A Short Exegesis on the Our Father


As the prayer taught by Christ Himself, the ‘Lord’s Prayer’ is the most ‘perfect’ of vocal prayers, summing all that we might ask and petition from God the Father. There are two ‘versions’, one in Luke, and one in Matthew, with tradition following the latter, which is more complete. What follows is a brief summary, following the Catechism of the Catholic Church, of the basic meaning of the prayer, even if much – much – more could be said.

The prayer begins not with a petition, but with a declaration, an address or salutation, if you will: That God is our Father, which was unheard of in any religion (and still is, outside of Christianity). Only by Revelation would we dare to say this to the Almighty. To this day, Islam rejects this truth – seeing Allah as a lawgiver, as pure will, opaque and unknowable. Au contraire, says the Church, we truly are children of God, not just in a metaphorical sense, but real. We share in His very nature, and are adopted as ‘sons and daughters’ in Christ (cf., #2782), with the certainty of being loved (#2778)

There are any number of implications of this truth, as the Catechism teaches, for this is not just an epistemological teaching – that we ‘know’ God as Father (#278) – but ontological, in changing our very being, our very nature, divinizing us, if we but allow God to work on us through His providence (a fitting reminder in our current crisis).

When we address God as Father, we address both the First Person of the Blessed Trinity, as well as the ‘whole’ of the Godhead, the Trinity as ‘One’ (#2789). Recall that God always acts as one ‘outside’ of Himself, in the divine economy, but as ‘three’ within His own Being, to which we have access in Christ, to the very throne of God. This really should make us pause in wonder.

As such, He is ‘Our’ Father, that is, of all people on the face of the Earth. Recall the teaching of the Dogmatic Constitution on the Church, Lumen Gentium, (par. 13d), that all men either belong (pertinent) or are ordered to (ordinantur) the Church and Christ’s Mystical Body. Hence, this is truly the ecumenical prayer, able to said by all (even Muslims, should they ever accept the Fatherhood of God).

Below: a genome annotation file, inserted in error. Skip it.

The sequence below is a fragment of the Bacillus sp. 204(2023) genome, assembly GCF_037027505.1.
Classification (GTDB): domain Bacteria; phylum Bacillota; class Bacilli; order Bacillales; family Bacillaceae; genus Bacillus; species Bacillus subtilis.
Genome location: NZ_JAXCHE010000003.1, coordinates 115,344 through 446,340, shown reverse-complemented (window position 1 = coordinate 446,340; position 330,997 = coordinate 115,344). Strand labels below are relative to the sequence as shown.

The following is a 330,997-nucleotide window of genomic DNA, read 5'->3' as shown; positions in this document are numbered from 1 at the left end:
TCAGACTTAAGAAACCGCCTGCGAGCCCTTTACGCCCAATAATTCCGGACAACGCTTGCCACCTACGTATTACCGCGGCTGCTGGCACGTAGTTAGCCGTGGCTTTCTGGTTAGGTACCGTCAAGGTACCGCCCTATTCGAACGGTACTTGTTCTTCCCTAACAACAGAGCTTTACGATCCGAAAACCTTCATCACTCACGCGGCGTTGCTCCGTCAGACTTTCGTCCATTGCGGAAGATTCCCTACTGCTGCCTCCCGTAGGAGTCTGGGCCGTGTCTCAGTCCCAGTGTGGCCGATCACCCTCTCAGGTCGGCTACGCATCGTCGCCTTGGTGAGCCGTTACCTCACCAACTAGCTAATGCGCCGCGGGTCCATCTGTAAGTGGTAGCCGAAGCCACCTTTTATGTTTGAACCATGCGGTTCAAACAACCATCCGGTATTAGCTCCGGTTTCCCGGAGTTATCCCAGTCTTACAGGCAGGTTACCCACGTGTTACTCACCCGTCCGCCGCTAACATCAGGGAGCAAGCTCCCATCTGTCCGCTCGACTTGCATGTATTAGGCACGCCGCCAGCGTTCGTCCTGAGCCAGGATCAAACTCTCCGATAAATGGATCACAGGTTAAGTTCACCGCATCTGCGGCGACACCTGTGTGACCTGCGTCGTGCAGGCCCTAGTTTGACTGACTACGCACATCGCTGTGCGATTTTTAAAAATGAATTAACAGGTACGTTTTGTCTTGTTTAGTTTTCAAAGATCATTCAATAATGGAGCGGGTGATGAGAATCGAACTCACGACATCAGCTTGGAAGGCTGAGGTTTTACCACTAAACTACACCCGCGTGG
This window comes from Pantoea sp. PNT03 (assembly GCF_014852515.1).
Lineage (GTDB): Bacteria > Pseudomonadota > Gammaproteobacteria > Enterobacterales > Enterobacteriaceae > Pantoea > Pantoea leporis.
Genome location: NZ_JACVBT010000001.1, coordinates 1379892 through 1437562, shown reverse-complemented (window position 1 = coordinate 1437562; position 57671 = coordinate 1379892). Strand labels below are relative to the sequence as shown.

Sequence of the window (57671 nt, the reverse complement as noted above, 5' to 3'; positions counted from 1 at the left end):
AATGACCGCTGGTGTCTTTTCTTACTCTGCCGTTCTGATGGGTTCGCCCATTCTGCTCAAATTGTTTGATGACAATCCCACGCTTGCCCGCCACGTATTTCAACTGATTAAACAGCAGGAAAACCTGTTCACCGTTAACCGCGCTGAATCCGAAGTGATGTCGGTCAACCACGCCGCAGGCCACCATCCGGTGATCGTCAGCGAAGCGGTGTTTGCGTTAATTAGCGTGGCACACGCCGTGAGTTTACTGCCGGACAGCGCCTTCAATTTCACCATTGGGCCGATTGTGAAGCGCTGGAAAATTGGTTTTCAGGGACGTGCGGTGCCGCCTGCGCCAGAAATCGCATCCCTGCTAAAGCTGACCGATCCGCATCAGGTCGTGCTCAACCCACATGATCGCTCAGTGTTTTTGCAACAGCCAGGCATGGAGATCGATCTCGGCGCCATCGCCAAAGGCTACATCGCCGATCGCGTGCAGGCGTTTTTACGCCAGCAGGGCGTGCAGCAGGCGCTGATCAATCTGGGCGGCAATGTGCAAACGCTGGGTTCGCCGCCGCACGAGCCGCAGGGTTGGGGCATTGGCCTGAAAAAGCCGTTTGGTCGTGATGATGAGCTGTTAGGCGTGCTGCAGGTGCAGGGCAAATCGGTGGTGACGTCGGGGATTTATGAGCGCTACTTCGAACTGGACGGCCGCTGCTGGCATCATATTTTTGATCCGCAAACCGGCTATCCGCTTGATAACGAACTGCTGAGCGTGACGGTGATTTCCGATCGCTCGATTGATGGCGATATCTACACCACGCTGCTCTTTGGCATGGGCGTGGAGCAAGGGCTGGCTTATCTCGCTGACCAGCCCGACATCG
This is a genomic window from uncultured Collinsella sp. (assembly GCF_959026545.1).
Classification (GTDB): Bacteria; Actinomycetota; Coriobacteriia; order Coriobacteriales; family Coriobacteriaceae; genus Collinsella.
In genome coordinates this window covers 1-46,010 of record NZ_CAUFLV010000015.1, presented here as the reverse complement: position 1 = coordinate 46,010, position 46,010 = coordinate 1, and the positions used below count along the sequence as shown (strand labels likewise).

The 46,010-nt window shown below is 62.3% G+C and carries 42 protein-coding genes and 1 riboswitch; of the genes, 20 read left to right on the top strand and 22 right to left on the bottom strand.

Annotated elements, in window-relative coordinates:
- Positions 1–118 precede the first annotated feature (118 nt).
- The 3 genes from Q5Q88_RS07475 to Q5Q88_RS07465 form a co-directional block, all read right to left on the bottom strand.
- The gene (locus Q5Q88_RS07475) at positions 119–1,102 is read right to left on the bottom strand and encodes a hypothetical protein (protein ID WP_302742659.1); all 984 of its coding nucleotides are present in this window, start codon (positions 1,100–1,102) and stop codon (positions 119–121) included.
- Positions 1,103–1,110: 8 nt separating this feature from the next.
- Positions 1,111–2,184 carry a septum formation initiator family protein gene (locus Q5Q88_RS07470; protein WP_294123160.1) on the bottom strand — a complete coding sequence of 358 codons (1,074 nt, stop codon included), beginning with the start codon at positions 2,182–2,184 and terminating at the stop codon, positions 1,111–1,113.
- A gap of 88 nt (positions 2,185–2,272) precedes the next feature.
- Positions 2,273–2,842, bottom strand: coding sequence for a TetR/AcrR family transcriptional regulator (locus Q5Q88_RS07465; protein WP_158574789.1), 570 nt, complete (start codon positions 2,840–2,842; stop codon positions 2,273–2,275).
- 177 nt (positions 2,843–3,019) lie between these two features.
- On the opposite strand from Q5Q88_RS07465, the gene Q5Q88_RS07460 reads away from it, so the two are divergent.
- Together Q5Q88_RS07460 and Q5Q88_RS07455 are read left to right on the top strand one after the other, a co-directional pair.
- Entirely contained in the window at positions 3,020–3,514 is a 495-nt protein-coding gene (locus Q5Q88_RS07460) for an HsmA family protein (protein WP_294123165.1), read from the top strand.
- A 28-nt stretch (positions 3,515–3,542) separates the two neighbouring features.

God is in ‘heaven’, (#2794), which is not so much a place – for God is not contained by anything – but rather a state, if you will, a way of being. Heaven is not ‘out there’, but all around us, past the veil of this transient life. This opens our horizons, that life is not really about this life, and only in the next, as Leo XIII wrote, will we truly begin to live, with God, forever.

What follows are the seven petitions, summing up all we may fittingly ask of God:

Hallowed be thy name: We are not only saying that God’s Name is holy – recall the revelation of the YHWH to Moses, the name as revealing something essential about a person, and all that implies – but more, that God’s name be held as holy (#2807), and that by our lives, our words and actions, we may signify the holiness of God’s name, and so bring ourselves and others to heaven.

Thy Kingdom Come: The primary intent of this petition, perhaps surprisingly, is to pray for the world to end, and Christ’ kingdom to be definitively established (#2818). Hence, like our Faith, it is eschatological (fitting, again, for our current situation). Yet, before we get too end-time-ish, we should recall that this final kingdom depends upon our life here on Earth, through all the generations that God wills to exist, through the ‘progress in culture and society’ (#2820). We must distinguish between our priorities in this world and those of the next, between Caesar and Christ. This planet will not exist forever – a reminder to the climate-change zealots – and the purpose of this life is to bring ourselves and as many others as we might, in whatever vocation to which we are called, to heaven.